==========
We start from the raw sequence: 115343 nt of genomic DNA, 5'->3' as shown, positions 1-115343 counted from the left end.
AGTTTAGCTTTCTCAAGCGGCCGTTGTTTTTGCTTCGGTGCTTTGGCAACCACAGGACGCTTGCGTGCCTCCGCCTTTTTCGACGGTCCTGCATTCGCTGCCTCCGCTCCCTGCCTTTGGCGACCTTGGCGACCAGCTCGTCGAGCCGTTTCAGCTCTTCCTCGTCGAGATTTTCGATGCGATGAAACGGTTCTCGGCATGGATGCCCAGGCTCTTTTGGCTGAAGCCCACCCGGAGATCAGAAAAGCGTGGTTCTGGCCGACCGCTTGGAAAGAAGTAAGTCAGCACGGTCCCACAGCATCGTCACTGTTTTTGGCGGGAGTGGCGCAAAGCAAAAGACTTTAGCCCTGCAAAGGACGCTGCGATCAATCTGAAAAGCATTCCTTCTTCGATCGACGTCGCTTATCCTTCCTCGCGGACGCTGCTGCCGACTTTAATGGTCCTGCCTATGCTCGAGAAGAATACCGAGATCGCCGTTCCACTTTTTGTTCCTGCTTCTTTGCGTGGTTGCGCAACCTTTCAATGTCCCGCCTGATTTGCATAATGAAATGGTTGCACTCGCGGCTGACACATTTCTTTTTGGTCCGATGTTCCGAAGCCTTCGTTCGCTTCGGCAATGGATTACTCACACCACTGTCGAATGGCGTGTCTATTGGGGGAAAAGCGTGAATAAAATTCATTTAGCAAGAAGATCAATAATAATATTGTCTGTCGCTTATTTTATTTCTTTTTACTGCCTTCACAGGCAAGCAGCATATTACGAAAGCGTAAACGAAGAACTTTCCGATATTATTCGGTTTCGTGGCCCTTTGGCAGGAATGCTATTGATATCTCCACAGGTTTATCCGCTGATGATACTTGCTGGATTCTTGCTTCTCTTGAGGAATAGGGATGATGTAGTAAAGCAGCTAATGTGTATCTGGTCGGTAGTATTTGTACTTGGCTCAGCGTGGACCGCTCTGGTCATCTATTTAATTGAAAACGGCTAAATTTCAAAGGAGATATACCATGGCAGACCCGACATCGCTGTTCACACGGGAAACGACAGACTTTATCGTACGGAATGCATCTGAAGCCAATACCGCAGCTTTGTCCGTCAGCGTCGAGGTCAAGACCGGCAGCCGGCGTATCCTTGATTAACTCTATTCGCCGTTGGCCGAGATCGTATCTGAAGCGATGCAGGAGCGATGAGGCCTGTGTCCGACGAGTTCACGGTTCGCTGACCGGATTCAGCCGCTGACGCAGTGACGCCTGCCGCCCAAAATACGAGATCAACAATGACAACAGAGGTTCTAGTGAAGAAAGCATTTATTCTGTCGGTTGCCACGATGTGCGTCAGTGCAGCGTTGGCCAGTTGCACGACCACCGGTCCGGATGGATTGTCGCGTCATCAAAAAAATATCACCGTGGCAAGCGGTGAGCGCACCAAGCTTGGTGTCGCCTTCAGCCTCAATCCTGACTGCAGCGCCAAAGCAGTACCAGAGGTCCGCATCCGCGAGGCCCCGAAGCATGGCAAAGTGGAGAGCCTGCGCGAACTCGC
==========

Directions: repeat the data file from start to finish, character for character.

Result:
We start from the raw sequence: 115343 nt of genomic DNA, 5'->3' as shown, positions 1-115343 counted from the left end.
AGTTTAGCTTTCTCAAGCGGCCGTTGTTTTTGCTTCGGTGCTTTGGCAACCACAGGACGCTTGCGTGCCTCCGCCTTTTTCGACGGTCCTGCATTCGCTGCCTCCGCTCCCTGCCTTTGGCGACCTTGGCGACCAGCTCGTCGAGCCGTTTCAGCTCTTCCTCGTCGAGATTTTCGATGCGATGAAACGGTTCTCGGCATGGATGCCCAGGCTCTTTTGGCTGAAGCCCACCCGGAGATCAGAAAAGCGTGGTTCTGGCCGACCGCTTGGAAAGAAGTAAGTCAGCACGGTCCCACAGCATCGTCACTGTTTTTGGCGGGAGTGGCGCAAAGCAAAAGACTTTAGCCCTGCAAAGGACGCTGCGATCAATCTGAAAAGCATTCCTTCTTCGATCGACGTCGCTTATCCTTCCTCGCGGACGCTGCTGCCGACTTTAATGGTCCTGCCTATGCTCGAGAAGAATACCGAGATCGCCGTTCCACTTTTTGTTCCTGCTTCTTTGCGTGGTTGCGCAACCTTTCAATGTCCCGCCTGATTTGCATAATGAAATGGTTGCACTCGCGGCTGACACATTTCTTTTTGGTCCGATGTTCCGAAGCCTTCGTTCGCTTCGGCAATGGATTACTCACACCACTGTCGAATGGCGTGTCTATTGGGGGAAAAGCGTGAATAAAATTCATTTAGCAAGAAGATCAATAATAATATTGTCTGTCGCTTATTTTATTTCTTTTTACTGCCTTCACAGGCAAGCAGCATATTACGAAAGCGTAAACGAAGAACTTTCCGATATTATTCGGTTTCGTGGCCCTTTGGCAGGAATGCTATTGATATCTCCACAGGTTTATCCGCTGATGATACTTGCTGGATTCTTGCTTCTCTTGAGGAATAGGGATGATGTAGTAAAGCAGCTAATGTGTATCTGGTCGGTAGTATTTGTACTTGGCTCAGCGTGGACCGCTCTGGTCATCTATTTAATTGAAAACGGCTAAATTTCAAAGGAGATATACCATGGCAGACCCGACATCGCTGTTCACACGGGAAACGACAGACTTTATCGTACGGAATGCATCTGAAGCCAATACCGCAGCTTTGTCCGTCAGCGTCGAGGTCAAGACCGGCAGCCGGCGTATCCTTGATTAACTCTATTCGCCGTTGGCCGAGATCGTATCTGAAGCGATGCAGGAGCGATGAGGCCTGTGTCCGACGAGTTCACGGTTCGCTGACCGGATTCAGCCGCTGACGCAGTGACGCCTGCCGCCCAAAATACGAGATCAACAATGACAACAGAGGTTCTAGTGAAGAAAGCATTTATTCTGTCGGTTGCCACGATGTGCGTCAGTGCAGCGTTGGCCAGTTGCACGACCACCGGTCCGGATGGATTGTCGCGTCATCAAAAAAATATCACCGTGGCAAGCGGTGAGCGCACCAAGCTTGGTGTCGCCTTCAGCCTCAATCCTGACTGCAGCGCCAAAGCAGTACCAGAGGTCCGCATCCGCGAGGCCCCGAAGCATGGCAAAGTGGAGAGCCTGCGCGAACTCGC